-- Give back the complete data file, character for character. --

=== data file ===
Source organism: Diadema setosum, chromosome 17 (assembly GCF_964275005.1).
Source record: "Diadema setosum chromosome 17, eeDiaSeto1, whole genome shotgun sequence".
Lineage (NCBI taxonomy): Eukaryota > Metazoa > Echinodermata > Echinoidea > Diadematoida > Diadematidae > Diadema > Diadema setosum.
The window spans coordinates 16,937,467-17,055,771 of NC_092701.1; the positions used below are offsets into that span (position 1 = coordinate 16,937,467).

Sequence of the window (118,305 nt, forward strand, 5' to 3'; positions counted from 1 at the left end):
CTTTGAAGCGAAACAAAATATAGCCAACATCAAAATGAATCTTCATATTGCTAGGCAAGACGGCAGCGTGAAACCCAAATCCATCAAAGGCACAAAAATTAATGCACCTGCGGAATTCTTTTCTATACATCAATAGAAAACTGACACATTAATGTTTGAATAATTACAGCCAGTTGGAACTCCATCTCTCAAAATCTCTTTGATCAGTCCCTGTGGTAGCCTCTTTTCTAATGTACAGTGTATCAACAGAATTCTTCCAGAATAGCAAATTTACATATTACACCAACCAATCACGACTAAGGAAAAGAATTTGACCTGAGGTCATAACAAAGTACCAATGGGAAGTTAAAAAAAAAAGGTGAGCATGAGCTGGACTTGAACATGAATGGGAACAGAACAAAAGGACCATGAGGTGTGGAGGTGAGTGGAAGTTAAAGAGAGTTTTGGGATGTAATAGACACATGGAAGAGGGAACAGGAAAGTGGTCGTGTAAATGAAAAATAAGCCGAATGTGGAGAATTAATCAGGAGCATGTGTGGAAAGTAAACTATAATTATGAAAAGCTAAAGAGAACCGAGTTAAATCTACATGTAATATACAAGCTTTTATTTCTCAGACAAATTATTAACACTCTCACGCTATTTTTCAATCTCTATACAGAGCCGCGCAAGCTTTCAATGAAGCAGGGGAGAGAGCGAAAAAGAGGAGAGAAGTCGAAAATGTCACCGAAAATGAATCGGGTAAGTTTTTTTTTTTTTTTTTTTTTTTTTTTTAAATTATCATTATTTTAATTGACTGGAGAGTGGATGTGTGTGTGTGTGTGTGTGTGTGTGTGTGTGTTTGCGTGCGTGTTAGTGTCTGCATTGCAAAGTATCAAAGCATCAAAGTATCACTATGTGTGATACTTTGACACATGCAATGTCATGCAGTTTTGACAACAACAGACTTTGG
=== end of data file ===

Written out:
Source organism: Diadema setosum, chromosome 17 (assembly GCF_964275005.1).
Source record: "Diadema setosum chromosome 17, eeDiaSeto1, whole genome shotgun sequence".
Lineage (NCBI taxonomy): Eukaryota > Metazoa > Echinodermata > Echinoidea > Diadematoida > Diadematidae > Diadema > Diadema setosum.
The window spans coordinates 16,937,467-17,055,771 of NC_092701.1; the positions used below are offsets into that span (position 1 = coordinate 16,937,467).

Sequence of the window (118,305 nt, forward strand, 5' to 3'; positions counted from 1 at the left end):
CTTTGAAGCGAAACAAAATATAGCCAACATCAAAATGAATCTTCATATTGCTAGGCAAGACGGCAGCGTGAAACCCAAATCCATCAAAGGCACAAAAATTAATGCACCTGCGGAATTCTTTTCTATACATCAATAGAAAACTGACACATTAATGTTTGAATAATTACAGCCAGTTGGAACTCCATCTCTCAAAATCTCTTTGATCAGTCCCTGTGGTAGCCTCTTTTCTAATGTACAGTGTATCAACAGAATTCTTCCAGAATAGCAAATTTACATATTACACCAACCAATCACGACTAAGGAAAAGAATTTGACCTGAGGTCATAACAAAGTACCAATGGGAAGTTAAAAAAAAAAGGTGAGCATGAGCTGGACTTGAACATGAATGGGAACAGAACAAAAGGACCATGAGGTGTGGAGGTGAGTGGAAGTTAAAGAGAGTTTTGGGATGTAATAGACACATGGAAGAGGGAACAGGAAAGTGGTCGTGTAAATGAAAAATAAGCCGAATGTGGAGAATTAATCAGGAGCATGTGTGGAAAGTAAACTATAATTATGAAAAGCTAAAGAGAACCGAGTTAAATCTACATGTAATATACAAGCTTTTATTTCTCAGACAAATTATTAACACTCTCACGCTATTTTTCAATCTCTATACAGAGCCGCGCAAGCTTTCAATGAAGCAGGGGAGAGAGCGAAAAAGAGGAGAGAAGTCGAAAATGTCACCGAAAATGAATCGGGTAAGTTTTTTTTTTTTTTTTTTTTTTTTTTTTAAATTATCATTATTTTAATTGACTGGAGAGTGGATGTGTGTGTGTGTGTGTGTGTGTGTGTGTGTGTTTGCGTGCGTGTTAGTGTCTGCATTGCAAAGTATCAAAGCATCAAAGTATCACTATGTGTGATACTTTGACACATGCAATGTCATGCAGTTTTGACAACAACAGACTTTGG